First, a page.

• Research Basis & Purpose: 

    The Educational Effectiveness Suite (ESS) of research instruments were designed to solicit feedback from school staff, parents/guardians, and students regarding the organizational effectiveness of their school.  The output is designed to be used formatively as baseline or progress monitoring information and to provide one of several measures of school and system effectiveness.   Unlike most “school quality” measures, the EES brings together the leading private sector research in effective organizations together with research into effective schools.  In Washington, the framework for effective schools is the Nine Characteristics of High Performing Schools which was developed with business leaders, school and district leaders, parents, and researchers.  The Center for Educational Effectiveness (CEE) itself was formed by bringing together expertise in the private sector and expertise in education with a focus on teaching and learning.

    The EES is not intended to be an end-all be-all tool.  A business executive would not make critical strategy decisions purely on one instance of survey data – nor should the school make critical decisions based solely on the EES results.  A business executive would use multiple sources of information including customer usage surveys, market demand surveys, focus groups, interviews, case-studies with users, and sales/business outcomes (revenue, net income, market share, ROI, etc).  Using multiple measures with multiple data acquisition techniques is a widely accepted best practice in both the private and public sectors.  For schools and districts, the EES is designed to be one of those measures.


    Analysis Frame: 

    The research frame for this is not an individual teacher but rather teachers (plural) and moreover, the building as a system (unit of change).  If the instrument was designed to provide feedback into teacher evaluation it would be designed very differently.  The scale (almost always true, often true, etc) is very consciously used and based on significant organizational effectiveness research.  The critical data is frequency of behavior (or perception of attitudes).  The Almost-always true scale is well suited to this frequency measure and has been demonstrated to provided reliable and valid results.  The items on the survey roll-up into scales—such as “effective leadership” or “High expectations and standards”.  These scales have shown to be extremely reliable and strongly correlated with student outcomes.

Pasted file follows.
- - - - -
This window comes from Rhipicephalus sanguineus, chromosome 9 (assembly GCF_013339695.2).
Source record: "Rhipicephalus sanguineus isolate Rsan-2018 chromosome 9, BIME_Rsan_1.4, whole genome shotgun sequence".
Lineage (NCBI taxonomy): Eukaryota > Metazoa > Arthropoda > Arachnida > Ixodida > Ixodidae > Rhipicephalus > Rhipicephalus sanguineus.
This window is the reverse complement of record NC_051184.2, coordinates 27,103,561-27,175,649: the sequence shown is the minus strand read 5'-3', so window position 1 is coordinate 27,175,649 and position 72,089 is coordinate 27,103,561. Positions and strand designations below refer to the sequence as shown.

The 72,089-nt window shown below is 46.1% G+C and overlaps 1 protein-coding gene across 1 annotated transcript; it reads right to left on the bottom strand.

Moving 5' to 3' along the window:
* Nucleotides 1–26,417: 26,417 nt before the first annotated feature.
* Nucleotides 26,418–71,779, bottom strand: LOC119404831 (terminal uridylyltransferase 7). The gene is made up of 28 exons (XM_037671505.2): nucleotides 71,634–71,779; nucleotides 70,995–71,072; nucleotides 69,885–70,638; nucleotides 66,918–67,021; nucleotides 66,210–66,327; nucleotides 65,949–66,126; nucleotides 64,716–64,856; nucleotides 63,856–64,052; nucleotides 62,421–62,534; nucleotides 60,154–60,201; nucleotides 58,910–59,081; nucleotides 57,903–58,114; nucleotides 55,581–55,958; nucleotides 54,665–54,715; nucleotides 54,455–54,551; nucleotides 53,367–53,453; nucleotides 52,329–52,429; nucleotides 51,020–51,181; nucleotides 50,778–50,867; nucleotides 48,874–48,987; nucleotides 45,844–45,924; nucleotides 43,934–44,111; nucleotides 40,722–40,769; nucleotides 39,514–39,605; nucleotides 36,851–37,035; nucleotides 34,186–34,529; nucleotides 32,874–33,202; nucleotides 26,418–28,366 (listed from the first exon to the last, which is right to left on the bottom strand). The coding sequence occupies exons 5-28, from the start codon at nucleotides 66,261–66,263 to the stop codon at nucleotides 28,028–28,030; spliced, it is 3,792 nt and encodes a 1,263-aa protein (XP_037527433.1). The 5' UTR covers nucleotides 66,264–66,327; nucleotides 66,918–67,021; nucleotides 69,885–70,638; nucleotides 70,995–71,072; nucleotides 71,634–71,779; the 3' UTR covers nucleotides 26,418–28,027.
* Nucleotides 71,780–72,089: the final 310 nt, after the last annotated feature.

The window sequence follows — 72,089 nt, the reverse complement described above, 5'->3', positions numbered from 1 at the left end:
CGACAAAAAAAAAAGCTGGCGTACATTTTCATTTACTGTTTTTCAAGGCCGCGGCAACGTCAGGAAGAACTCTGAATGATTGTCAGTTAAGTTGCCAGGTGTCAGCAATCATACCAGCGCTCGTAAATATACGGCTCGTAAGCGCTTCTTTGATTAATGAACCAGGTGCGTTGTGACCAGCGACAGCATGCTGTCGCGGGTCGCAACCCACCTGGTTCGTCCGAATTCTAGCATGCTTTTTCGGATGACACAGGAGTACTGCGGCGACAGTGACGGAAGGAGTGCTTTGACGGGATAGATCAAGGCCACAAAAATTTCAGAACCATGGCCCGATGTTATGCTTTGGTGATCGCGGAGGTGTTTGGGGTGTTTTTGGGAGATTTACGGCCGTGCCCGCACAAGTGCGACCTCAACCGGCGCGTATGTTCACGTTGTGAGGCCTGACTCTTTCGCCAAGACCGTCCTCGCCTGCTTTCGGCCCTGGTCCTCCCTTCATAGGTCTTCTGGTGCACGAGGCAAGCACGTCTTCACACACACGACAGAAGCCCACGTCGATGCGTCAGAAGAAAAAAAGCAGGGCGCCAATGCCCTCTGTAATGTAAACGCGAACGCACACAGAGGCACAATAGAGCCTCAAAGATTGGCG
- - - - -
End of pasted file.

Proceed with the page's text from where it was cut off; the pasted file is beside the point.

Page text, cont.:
It is unfortunate that you felt there might be punitive or evaluative consequences in answering the survey items.  Perhaps the purpose of the survey could have been communicated more clearly to you.  CEE believes strongly that the punitive labeling of schools in the current culture of education reform is detrimental to long-term systemic change.  Bainbridge School District has long been one of the premier districts in the state in both student outcomes and the effectiveness of the adult educators.  As the chairman of YMCA of America frequently notes, Success without Feedback is an Accident.  The EES surveys are one of those elements of feedback.


    Usage and Investment: 

    The EES suite of tools are the most widely used school effectiveness survey instruments.  Over the last 13 years, over 750,000 staff, students, and parents have used this instrument in the western U.S.  Because research and “using the data” are core values of CEE, we make this data-repository available to doctoral students for dissertation research (3 currently underway).  We invest heavily in bring in new or updated research into the instrument, always seeking to improve its validity and reliability.   While we invest in the tools, we also realize the fiscal pressures districts and schools are under.  CEE tools and services are priced well under most alternatives available, and as our volume  and efficiencies-of-scale have increased, we have adjusted our prices down to reflect these changes.  Over the last 13 years, the cost per respondent and cost per school have gone down each year.


    Mercer Island connection: 

    In 2009, after years of using external and internally developed surveys which proved to be unreliable and not based on up to date effective organizational  research, Mercer Island School District (MISD) partnered with CEE and for the last 4 years has exclusively used the EES-Staff, EES-Student, and EES-Parent instruments.  We work closely with the school board, district leadership, and building staff in this process and all data is transparently published to the MISD web sites for the entire community to view.  Leadership and the Board felt that the CEE tools fully met their needs for measuring progress toward their strategic plan (what they call their Vision 2020 plan).  CEE has developed custom dashboards of the results for MISD , which provide aggregate information to multiple levels of the Mercer Island system – from the Board, the Superintendent, and the Building level.

    CEE’s portfolio of partner districts includes the highest performing and highest improving districts and schools in the state,  as well as schools and systems struggling to reach levels of performance and improvement seen in Bainbridge Island.